Born in New York on August 14, 1859, he graduated from Brooklyn’s Adelphi Academy and earned an A.B. degree in 1881 from Amherst College. Kemp then attended graduate school at the Columbia School of Mines, where he received a degree in mining engineering in 1884, followed by geologic studies in Germany. Kemp worked as a member of the Cornell University geology faculty from 1886 to 1891, when he moved to Columbia University to become adjunct professor of geology. He quickly rose to the position of department head in 1892, and he remained a professor of geology for the rest of his career. The University of Massachusetts at Amherst awarded him an honorary doctorate in 1906.
His scientific reputation was well recognized throughout the field of geology, and his fruitful contributions endure to this day and to the benefit of all in the fields of geology and mining. He was one of the committee of 13 geologists who founded the Geological Society of America in 1888, and Kemp remained involved for the rest of his career, serving as Councilor from 1905-1907, First Vice-President in 1913, and President in 1921.
Kemp, part of the “Committee of Fifty” that founded the Society of Economic Geologists in 1920, served as SEG President in 1924. He helped to establish Economic Geology and served as an associate editor. He also served as a President of the New York Academy of Sciences and as Vice-President of the American Association for the Advancement of Science, as well as being a member of other scientific organizations including the American Association of Petroleum Geologists, National Academy of Sciences, and National Research Council.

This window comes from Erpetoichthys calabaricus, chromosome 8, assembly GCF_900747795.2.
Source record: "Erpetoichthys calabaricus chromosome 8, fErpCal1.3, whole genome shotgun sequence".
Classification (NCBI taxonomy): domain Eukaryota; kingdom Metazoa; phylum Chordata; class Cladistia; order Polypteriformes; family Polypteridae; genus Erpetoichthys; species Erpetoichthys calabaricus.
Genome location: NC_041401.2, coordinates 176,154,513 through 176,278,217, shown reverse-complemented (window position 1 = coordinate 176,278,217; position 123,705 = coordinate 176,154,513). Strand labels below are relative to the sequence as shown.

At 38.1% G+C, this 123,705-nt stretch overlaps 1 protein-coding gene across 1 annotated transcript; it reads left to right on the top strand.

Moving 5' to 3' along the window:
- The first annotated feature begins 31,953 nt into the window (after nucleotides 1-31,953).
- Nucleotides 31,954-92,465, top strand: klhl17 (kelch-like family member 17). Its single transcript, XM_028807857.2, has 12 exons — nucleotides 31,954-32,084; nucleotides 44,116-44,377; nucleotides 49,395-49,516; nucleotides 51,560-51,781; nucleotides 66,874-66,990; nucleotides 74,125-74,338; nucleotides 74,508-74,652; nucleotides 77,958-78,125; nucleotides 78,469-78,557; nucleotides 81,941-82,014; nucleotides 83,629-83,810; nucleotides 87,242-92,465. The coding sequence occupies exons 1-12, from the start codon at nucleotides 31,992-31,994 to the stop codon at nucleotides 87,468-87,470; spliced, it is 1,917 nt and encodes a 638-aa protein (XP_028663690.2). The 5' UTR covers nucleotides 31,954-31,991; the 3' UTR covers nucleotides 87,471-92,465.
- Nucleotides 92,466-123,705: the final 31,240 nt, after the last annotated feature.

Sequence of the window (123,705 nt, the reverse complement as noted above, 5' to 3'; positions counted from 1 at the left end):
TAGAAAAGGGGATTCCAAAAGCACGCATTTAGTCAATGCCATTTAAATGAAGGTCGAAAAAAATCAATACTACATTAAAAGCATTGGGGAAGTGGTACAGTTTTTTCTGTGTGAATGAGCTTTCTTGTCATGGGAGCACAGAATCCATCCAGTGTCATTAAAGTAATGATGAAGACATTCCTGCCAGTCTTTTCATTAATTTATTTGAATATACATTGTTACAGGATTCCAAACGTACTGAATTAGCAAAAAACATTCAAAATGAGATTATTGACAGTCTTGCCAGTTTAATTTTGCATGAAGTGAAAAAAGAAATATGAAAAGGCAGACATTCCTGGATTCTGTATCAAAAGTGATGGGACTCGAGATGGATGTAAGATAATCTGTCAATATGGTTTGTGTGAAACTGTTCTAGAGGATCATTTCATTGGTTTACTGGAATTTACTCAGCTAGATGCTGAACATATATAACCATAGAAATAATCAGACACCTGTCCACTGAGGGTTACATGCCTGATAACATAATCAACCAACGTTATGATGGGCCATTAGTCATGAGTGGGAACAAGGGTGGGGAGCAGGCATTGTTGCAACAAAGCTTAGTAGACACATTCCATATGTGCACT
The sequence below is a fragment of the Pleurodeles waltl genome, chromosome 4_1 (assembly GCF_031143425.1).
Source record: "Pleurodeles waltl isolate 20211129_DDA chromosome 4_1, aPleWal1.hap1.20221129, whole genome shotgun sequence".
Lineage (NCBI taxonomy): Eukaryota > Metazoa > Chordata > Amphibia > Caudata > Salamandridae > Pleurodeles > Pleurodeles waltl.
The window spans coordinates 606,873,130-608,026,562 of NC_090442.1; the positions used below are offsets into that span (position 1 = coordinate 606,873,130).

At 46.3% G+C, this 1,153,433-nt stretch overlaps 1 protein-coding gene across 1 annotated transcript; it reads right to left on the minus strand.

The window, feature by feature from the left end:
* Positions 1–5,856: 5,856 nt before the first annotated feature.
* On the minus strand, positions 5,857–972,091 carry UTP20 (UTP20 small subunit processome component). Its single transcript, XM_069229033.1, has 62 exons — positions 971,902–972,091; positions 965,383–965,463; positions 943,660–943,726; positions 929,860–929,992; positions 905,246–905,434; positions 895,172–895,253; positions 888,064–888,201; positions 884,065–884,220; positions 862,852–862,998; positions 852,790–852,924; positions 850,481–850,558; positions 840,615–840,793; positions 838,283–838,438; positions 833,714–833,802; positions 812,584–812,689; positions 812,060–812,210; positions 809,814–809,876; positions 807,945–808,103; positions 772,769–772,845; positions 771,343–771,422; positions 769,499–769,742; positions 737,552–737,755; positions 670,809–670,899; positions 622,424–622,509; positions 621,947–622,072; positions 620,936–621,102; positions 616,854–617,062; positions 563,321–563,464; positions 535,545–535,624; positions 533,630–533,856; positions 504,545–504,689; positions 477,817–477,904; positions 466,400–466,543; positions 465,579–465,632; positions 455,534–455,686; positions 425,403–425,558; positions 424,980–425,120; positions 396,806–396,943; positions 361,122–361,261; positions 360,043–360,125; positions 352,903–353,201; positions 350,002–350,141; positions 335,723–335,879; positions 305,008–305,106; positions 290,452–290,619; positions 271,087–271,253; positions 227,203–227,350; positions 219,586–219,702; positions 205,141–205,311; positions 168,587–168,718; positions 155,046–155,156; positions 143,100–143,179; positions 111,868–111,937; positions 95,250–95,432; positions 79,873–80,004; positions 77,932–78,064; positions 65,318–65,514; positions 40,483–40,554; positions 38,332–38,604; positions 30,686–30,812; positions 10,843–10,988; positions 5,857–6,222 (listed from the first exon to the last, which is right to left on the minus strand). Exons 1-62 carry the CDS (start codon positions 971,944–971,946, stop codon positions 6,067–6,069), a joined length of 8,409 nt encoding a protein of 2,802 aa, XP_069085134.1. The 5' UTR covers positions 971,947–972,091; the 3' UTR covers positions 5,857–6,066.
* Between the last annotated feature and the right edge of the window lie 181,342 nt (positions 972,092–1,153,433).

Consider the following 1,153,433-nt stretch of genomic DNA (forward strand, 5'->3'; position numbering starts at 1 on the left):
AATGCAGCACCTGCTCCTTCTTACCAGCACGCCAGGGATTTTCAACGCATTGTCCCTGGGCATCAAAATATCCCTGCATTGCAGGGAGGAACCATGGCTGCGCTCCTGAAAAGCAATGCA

James Furman Kemp authored Ore Deposits of the United States and Canada and A Handbook of Rocks for use without the Microscope, as well as numerous scientific papers for the U.S. Geological Survey and the New York State Survey.
As a sign of the appreciation held by the academic community for Kemp’s long service and notable contributions, his funeral was held in St. Paul’s Chapel on the campus of Columbia University, on November 19, 1926. Among the attendees were nearly the entire faculty of the College of Arts and Sciences in academic robes.
Roscoe Channing (1868-1961)
2015 Inductee from Mining's Past
President, Hudson Bay Mining & Smelting Company
Roscoe Channing, class of 1890 of The College of New Jersey (later known as Princeton), was a member of the first All American football team.
He began his career on the Iron and Mesabi Ranges in Minnesota, and by 1897, was the youngest mine manager on the Masabi Range. When the Spanish American War broke out in 1898, he resigned and joined Teddy Roosevelt's Rough Riders.